WASHINGTON (Reuters) - Teva Pharmaceutical Industries is investigating claims by an anonymous tipster that the company bribed state healthcare workers in Romania to get them to prescribe its medication, a Teva spokeswoman said.
The internal probe, which has not previously been reported, comes as the Israel-based company prepares to settle U.S. government investigations into alleged bribery in several other countries.
The spokeswoman confirmed the internal investigation was ongoing, but declined to comment on the allegations.
Teva launched the probe in 2015 after an anonymous tipster accused the company of paying Romanian doctors speaking and consulting fees and covering their international travel expenses.
In exchange, the providers recommended Teva’s multiple sclerosis drug Copaxone “to as many patients as possible,” the tipster wrote in a 2015 email sent to Teva’s chief executive and audit committee, which was reviewed by Reuters.
For example, to make the speaking payments appear legitimate, the tipster alleged, Teva provided one doctor a short pre-written PowerPoint presentation to read at healthcare provider meetings. The tipster did not specify the amount of the alleged payments.
Copaxone generated $1.1 billion in sales last quarter, 19 percent of Teva’s total revenue, the company said last month in a regulatory filing.
Many doctors in Romania are considered state employees.
The U.S. Foreign Corrupt Practices Act makes it a crime to bribe foreign government officials to win business regardless of whether the payments are made directly or through other means such as extravagant entertainment or footing the bill for international travel.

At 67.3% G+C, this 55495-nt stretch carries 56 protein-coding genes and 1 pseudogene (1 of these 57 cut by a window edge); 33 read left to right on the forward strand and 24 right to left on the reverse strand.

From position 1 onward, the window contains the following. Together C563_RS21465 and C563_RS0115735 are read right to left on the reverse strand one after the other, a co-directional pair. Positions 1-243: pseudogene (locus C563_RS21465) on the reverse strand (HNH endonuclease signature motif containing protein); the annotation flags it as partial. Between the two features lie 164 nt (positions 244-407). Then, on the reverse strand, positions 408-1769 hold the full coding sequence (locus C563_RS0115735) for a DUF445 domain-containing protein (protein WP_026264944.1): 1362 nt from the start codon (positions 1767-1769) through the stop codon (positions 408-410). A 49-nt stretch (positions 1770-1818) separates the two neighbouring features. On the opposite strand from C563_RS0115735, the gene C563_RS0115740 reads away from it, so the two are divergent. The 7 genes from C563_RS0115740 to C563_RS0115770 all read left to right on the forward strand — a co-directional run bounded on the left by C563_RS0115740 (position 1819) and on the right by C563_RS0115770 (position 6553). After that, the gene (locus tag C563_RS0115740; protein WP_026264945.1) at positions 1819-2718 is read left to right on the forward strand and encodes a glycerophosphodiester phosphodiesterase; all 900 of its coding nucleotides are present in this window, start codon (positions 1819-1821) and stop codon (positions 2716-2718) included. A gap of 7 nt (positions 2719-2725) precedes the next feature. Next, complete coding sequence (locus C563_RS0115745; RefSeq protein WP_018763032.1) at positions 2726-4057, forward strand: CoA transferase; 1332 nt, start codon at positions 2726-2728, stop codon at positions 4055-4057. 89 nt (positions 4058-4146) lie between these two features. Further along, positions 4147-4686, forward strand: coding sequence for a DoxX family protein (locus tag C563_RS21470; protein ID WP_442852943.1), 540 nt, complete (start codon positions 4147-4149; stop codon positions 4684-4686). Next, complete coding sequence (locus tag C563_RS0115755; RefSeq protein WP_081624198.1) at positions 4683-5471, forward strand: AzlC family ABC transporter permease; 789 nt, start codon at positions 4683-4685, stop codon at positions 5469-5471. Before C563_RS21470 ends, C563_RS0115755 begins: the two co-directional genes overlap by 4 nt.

Teva is traded on the New York Stock Exchange and also has U.S. subsidiaries.
It can sometimes be difficult for law enforcement to determine which expenditures are illegal efforts to influence officials, rather than legitimate ways to market a product.
The tipster told Teva the allegations were being sent to the Securities and Exchange Commission and the U.S. Department of Justice. Spokesmen for the Justice Department and the SEC declined to comment.
The allegations were laid out by the tipster in a series of emails to Teva’s chief executive, audit committee and compliance staff between October 2015 and last month. The Teva spokeswoman confirmed that the company had received the emails, which prompted the company to open the internal investigation.
Teva has been in “advanced discussions” with the Justice Department and the SEC Commission to settle separate foreign bribery allegations regarding its practices in Russia, Mexico and Ukraine, the company said in a filing last month.
Teva has set aside $520 million for possible penalties, the filing said.
To address the issues, Teva said it has ended “problematic business relationships with third parties,” terminated relevant employees, overhauled management of some subsidiaries and pulled out of several countries, the company said.
U.S. authorities have been cracking down on foreign corruption in the pharmaceutical industry. In September, GlaxoSmithKline agreed to pay the SEC $20 million to settle allegations that it had bribed healthcare professionals in China to increase sales. The company did not admit or deny wrongdoing.
Reporting by Joel Schectman; Additional reporting by Ben Hirschler in London and Caroline Stauffer in Argentina; Editing by Noeleen Walder and Leslie Adler